U.K. Manufacturing Rises More Than Forecast

Photographer: Chris Ratcliffe/Bloomberg

Manufacturing rose 1.4 percent instead of 1.3 percent. That’s the biggest increase since 2010 and the largest for a calendar quarter since 1999. Close

Manufacturing rose 1.4 percent instead of 1.3 percent. That’s the biggest increase... Read More

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Photographer: Chris Ratcliffe/Bloomberg

Manufacturing rose 1.4 percent instead of 1.3 percent. That’s the biggest increase since 2010 and the largest for a calendar quarter since 1999.

U.K. manufacturing production expanded more than economists forecast in March, adding to evidence that the economic recovery is gathering strength.

Output rose 0.5 percent from February, when it gained 1 percent, the Office for National Statistics said today. Economists forecast a gain of 0.3 percent, based on the median of 21 estimates in a Bloomberg survey. Industrial production fell 0.1 percent as oil and gas extraction plunged, though the decline was less than estimated.

Economic growth accelerated to 0.8 percent in the first quarter and industry surveys this month point to continued expansion in April. The Organisation for Economic Cooperation and Development raised its 2014 U.K. forecast this month, while the Bank of England, which kept its key interest rate unchanged yesterday, will update its own projections next week.

The data are “consistent with the U.K. economy gaining momentum,” said James Knightley, an economist at ING Bank NV in London. They “offer more support to those looking for earlier BOE rate hikes.”

In the first quarter, industrial production rose 0.7 percent, less than the 0.8 percent estimated in provisional gross domestic product data last month. Manufacturing rose 1.4 percent instead of 1.3 percent. That’s the biggest quarterly increase since 2010.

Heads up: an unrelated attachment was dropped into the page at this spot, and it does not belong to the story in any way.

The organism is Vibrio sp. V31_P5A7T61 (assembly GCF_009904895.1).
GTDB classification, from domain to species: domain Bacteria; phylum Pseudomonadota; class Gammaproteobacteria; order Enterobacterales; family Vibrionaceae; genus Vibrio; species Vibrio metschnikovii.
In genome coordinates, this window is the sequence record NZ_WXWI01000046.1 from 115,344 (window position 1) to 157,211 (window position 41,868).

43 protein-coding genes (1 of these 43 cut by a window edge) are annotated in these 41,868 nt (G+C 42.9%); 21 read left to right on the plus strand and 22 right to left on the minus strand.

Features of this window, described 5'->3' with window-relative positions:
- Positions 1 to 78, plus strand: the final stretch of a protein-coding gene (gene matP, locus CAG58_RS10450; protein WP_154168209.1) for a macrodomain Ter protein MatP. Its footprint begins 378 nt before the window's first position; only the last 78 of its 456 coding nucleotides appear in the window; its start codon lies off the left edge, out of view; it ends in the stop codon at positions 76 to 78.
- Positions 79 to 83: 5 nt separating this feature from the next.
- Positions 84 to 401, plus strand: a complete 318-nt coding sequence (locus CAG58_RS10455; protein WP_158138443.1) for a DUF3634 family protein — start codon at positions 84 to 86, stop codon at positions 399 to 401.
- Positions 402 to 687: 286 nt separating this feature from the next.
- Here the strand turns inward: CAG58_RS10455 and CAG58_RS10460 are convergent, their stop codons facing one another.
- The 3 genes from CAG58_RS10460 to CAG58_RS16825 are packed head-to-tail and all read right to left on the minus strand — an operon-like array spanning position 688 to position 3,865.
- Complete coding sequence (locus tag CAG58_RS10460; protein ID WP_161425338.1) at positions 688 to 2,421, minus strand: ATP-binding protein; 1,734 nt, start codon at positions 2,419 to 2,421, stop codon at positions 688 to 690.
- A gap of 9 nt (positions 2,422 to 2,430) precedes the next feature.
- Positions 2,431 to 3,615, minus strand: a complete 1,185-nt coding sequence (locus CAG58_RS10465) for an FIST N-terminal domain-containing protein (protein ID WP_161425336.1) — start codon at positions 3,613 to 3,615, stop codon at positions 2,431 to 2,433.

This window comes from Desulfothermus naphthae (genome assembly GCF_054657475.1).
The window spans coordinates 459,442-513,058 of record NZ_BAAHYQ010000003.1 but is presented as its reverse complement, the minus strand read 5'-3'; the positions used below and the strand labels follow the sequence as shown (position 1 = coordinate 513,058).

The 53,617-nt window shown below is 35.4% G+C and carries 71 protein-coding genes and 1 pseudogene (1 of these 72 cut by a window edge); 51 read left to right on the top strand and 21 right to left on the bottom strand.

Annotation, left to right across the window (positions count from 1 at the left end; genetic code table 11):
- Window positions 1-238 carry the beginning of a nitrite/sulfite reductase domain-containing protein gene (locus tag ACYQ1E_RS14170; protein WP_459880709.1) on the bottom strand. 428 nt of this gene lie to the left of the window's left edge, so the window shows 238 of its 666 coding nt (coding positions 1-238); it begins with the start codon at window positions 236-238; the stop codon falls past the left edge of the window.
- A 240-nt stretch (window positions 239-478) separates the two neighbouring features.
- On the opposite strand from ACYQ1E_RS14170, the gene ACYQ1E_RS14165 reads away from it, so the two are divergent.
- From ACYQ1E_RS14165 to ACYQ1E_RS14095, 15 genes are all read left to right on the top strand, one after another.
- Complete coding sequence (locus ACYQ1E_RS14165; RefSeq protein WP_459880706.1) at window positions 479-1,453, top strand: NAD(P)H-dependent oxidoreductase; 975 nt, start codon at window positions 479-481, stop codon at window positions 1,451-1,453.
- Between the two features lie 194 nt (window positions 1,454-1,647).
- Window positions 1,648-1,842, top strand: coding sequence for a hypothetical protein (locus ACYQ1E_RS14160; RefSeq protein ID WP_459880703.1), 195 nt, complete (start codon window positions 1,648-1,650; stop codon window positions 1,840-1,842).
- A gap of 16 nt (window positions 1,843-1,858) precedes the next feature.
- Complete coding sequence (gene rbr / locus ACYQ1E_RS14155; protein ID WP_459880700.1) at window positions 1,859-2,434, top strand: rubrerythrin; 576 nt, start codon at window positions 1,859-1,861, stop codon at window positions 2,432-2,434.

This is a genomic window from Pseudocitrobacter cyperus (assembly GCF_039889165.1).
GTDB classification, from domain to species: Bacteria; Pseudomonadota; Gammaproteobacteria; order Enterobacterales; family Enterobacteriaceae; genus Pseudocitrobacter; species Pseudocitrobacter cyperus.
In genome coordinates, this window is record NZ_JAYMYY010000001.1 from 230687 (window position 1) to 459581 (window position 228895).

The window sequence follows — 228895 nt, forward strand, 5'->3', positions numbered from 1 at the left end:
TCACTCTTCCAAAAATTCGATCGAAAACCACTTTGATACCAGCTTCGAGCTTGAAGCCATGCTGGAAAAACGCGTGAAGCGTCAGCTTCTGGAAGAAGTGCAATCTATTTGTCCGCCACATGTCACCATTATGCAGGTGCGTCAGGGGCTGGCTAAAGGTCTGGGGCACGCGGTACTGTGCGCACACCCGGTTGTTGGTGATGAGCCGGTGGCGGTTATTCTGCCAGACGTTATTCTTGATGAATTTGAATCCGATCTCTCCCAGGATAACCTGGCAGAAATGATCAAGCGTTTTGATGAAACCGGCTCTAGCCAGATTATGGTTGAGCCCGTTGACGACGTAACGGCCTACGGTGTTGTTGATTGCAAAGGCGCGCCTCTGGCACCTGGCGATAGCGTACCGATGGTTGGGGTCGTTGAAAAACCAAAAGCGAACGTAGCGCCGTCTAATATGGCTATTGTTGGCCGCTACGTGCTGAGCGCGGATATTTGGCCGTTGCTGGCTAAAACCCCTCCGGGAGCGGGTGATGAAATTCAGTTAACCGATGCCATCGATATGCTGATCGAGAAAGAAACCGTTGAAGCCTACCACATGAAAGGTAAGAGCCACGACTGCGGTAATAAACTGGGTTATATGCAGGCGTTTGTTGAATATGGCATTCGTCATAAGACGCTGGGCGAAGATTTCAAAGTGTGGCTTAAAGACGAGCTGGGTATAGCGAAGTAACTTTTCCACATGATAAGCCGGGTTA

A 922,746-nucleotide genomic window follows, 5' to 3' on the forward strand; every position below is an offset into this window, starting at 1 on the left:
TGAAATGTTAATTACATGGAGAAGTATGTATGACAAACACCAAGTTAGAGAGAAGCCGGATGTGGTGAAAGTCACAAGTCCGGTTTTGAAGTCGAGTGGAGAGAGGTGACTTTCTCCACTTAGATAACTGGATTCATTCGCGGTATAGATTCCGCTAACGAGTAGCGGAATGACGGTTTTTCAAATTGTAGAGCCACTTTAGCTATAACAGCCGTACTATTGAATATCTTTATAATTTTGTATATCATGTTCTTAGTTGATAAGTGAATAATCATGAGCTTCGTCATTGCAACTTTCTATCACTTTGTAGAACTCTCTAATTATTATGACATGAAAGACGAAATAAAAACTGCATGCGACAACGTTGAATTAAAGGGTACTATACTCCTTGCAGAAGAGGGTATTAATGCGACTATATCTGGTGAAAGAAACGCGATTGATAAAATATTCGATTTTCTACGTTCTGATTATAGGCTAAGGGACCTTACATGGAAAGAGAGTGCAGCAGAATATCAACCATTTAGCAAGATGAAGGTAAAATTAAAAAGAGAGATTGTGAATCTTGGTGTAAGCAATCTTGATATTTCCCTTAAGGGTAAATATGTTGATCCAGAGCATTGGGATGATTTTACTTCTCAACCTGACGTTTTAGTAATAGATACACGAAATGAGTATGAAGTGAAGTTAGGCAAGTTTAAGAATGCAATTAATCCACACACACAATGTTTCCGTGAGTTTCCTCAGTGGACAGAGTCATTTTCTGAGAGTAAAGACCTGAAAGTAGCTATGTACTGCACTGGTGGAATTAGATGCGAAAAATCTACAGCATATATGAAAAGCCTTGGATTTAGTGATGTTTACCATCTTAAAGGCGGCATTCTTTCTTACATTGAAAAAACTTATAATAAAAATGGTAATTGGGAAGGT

In March, construction fell 1 percent from February and was up 6.4 percent from a year earlier. It rose 0.6 percent in the first quarter, double the gain estimated in the GDP report.

The ONS said the revisions to construction and industrial production have a negligible impact on the initial GDP estimate.

Trade Contribution

The pound fell 0.3 percent to $1.6878 as of 12:31 p.m. London time. It rose to $1.6996 earlier this week, the highest since 2009.

From a year earlier, industrial production increased 2.3 percent in March and manufacturing rose 3.3 percent, today’s data showed. Industrial output remains 11.6 percent below where it was when GDP peaked in the first quarter of 2008.

Within manufacturing, 10 of 13 categories rose in March from February, with the largest contribution coming from basic pharmaceuticals, the ONS said. There were also increases in output of food and drink and transport equipment.

In a separate report, the ONS said the trade deficit on goods narrowed to 8.48 billion pounds ($14.3 billion) in March from 8.75 billion pounds in February. Exports rose 4.9 percent, with shipments to both European Union countries and those outside the bloc rising. Imports gained 2.8 percent, driven by purchases from non-EU states.

The total trade gap, which includes the surplus in services, narrowed to 5.21 billion pounds in the first quarter from 5.66 billion pounds in the fourth quarter. The narrowing suggests net trade contributed to GDP growth during the period.

(An earlier version of this story was corrected because it said the quarterly manufacturing gain was the biggest since 1999.)

To contact the reporters on this story: Jennifer Ryan in London at jryan13@bloomberg.net; Fergal O’Brien in London at fobrien@bloomberg.net

To contact the editors responsible for this story: Craig Stirling at cstirling1@bloomberg.net Fergal O’Brien

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